A government-appointed body will take over responsibility for licensing Hong Kong’s certified public accountants from the profession’s own institute under a proposed new law, a move described by a union official as apparently politically motivated.
The Financial Reporting Council (FRC) will be given licensing authority as well as the power to investigate, regulate and punish registered accountants and corporate bodies, under a bill submitted to the Legislative Council (LegCo) on Wednesday.
The Financial Reporting Council (Amendment) Bill 2021 would “make the regulation mechanism more effective,” said Secretary for Financial Services and the Treasury Christopher Hui at the bill’s first and second reading.
Members of the profession are currently licensed by the Hong Kong Institute of Certified Public Accountants (HKICPA), a founding member of the Global Accounting Alliance. The ICPA is at present the only body authorised by the Professional Accountants Ordinance.
The HKICPA’s governing council has 14 elected members along with two ex-officio, four government-appointed, and a maximum of two co-opted members, while all members of the FRC are appointed by Hong Kong’s chief executive.
Under the proposed amendments, the HKICPA will be in charge of the training, examination and registration of accountants, as well as establishing agreements with accounting bodies in other jurisdictions.
Hui said the government had consulted the FRC, the HKICPA and other interested parties and a majority of them supported the proposed changes.
‘Unnecessary and meaningless’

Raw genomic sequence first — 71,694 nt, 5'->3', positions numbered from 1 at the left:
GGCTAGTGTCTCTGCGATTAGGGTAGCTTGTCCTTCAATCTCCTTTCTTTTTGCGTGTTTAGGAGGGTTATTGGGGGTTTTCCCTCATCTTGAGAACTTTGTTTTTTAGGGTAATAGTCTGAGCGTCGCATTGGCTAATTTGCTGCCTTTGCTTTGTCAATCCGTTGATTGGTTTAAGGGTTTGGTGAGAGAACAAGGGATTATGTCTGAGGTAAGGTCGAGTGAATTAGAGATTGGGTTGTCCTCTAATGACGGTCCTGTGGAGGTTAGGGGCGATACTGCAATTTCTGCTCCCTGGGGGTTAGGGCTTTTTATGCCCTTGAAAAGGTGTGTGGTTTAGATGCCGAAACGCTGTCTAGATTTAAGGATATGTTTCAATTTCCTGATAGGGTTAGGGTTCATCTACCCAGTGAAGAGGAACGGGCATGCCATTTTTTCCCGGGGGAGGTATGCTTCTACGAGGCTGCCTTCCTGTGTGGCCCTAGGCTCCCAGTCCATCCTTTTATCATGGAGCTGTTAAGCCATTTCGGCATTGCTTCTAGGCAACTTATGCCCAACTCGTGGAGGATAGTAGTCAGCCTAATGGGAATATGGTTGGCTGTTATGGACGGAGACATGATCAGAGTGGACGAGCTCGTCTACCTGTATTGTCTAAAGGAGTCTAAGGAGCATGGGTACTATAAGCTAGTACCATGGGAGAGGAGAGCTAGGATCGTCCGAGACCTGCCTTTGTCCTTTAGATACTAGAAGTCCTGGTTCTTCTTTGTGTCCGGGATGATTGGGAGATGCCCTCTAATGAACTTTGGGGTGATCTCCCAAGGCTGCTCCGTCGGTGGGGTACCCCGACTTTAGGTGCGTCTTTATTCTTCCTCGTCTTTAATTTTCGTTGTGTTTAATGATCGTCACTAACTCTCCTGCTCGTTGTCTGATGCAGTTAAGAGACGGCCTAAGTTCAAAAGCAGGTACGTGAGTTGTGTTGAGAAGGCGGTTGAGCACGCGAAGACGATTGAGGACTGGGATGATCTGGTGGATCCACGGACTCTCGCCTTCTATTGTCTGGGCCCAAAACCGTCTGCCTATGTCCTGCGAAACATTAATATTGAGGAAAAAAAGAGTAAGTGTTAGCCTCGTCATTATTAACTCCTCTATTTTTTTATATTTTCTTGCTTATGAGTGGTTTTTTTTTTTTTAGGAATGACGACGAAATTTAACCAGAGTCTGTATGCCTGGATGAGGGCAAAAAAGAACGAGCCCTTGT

Pierre Lau, vice president of Accounting Bro’Sis Labour Union, told HKFP the amendment was “unnecessary and meaningless” since some members of the HKICPA council were already appointed by the government.
“I can’t see the rationale behind the FRC taking over the HKICPA. The HKICPA has been established for over 40 years and they have not had a major issue managing and regulating certified accountants or auditors,” said Lau
The vice president also said he feared the FRC would have the power to amend rules and regulations affecting the benefits of those in the auditing and accounting industry.
Lau said he thought the government’s move was partly prompted by the political environment, since the pro-democracy camp won over half of the seats in the HKICPA council in an election last December.
“I think that might have provoked the government to tighten [control], it’s like an epitome of the District Councils and the Legislative Council,” he said.
Lau said the government’s move lacked transparency and the debate in the Legislative Council would be one-sided given the absence of representatives from the accounting profession.
Kenneth Leung, former legislator from the accounting functional constituency, was disqualified by the government in November last year along with three other pro-democracy lawmakers. The move prompted the mass resignation of democrat legislative councillors.
“I think there is a need for the government to consult the public, or at least the accounting sector, or even conduct a consultation via the HKICPA,” said Lau. “It’s so weird now as the HKICPA is doing their own consultation…it should have been done by the government.”